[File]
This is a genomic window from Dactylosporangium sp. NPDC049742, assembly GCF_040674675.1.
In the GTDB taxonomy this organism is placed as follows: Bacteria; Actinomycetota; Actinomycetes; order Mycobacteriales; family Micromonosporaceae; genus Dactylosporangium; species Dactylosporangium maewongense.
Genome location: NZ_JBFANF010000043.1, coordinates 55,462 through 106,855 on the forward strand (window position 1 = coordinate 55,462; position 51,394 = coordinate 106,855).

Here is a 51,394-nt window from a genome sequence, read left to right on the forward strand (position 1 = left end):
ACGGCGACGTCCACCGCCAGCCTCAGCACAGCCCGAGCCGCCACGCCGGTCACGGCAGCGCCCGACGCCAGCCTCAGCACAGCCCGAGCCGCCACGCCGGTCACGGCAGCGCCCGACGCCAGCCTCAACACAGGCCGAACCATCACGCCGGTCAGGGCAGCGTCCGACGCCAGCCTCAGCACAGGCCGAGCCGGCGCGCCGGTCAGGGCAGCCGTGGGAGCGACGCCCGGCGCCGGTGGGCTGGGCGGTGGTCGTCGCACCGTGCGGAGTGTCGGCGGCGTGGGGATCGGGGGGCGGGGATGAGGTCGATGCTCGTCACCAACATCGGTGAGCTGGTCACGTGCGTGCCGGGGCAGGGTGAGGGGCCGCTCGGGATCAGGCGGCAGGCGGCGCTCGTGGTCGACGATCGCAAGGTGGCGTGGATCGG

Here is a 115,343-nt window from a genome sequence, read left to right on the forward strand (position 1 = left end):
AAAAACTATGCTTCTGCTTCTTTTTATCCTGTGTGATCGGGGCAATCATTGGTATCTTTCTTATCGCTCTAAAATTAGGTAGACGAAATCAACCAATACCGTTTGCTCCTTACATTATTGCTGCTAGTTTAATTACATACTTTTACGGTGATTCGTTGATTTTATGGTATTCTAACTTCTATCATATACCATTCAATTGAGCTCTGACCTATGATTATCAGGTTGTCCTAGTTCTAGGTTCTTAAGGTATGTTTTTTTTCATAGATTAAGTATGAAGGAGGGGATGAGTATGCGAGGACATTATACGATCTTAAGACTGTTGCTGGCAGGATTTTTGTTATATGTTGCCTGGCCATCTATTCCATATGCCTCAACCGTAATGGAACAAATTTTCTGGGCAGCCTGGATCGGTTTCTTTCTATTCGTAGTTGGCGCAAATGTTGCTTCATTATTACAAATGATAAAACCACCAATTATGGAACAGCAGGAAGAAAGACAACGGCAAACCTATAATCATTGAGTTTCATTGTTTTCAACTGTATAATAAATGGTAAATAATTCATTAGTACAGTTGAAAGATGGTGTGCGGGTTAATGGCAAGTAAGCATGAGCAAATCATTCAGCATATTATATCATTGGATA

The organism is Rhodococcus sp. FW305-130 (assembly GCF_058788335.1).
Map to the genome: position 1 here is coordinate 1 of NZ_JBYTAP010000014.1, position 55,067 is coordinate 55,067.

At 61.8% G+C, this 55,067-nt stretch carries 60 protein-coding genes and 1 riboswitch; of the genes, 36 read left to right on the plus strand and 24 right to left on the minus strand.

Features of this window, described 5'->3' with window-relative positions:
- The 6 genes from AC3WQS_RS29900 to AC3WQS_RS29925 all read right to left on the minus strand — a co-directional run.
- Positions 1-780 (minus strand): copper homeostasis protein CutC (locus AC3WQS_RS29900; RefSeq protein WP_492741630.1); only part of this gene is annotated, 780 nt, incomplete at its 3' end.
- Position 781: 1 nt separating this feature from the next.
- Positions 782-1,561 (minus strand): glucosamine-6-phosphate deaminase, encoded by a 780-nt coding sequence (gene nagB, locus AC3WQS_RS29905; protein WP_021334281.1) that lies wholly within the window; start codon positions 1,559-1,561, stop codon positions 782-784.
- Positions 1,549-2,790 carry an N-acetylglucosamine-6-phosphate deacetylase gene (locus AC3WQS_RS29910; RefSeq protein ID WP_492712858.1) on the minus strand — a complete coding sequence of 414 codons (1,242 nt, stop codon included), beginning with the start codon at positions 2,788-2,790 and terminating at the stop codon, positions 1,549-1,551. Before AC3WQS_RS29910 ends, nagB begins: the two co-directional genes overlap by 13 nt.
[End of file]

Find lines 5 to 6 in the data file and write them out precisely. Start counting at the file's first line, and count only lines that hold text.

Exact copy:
ACGGCGACGTCCACCGCCAGCCTCAGCACAGCCCGAGCCGCCACGCCGGTCACGGCAGCGCCCGACGCCAGCCTCAGCACAGCCCGAGCCGCCACGCCGGTCACGGCAGCGCCCGACGCCAGCCTCAACACAGGCCGAACCATCACGCCGGTCAGGGCAGCGTCCGACGCCAGCCTCAGCACAGGCCGAGCCGGCGCGCCGGTCAGGGCAGCCGTGGGAGCGACGCCCGGCGCCGGTGGGCTGGGCGGTGGTCGTCGCACCGTGCGGAGTGTCGGCGGCGTGGGGATCGGGGGGCGGGGATGAGGTCGATGCTCGTCACCAACATCGGTGAGCTGGTCACGTGCGTGCCGGGGCAGGGTGAGGGGCCGCTCGGGATCAGGCGGCAGGCGGCGCTCGTGGTCGACGATCGCAAGGTGGCGTGGATCGG

Here is a 115,343-nt window from a genome sequence, read left to right on the forward strand (position 1 = left end):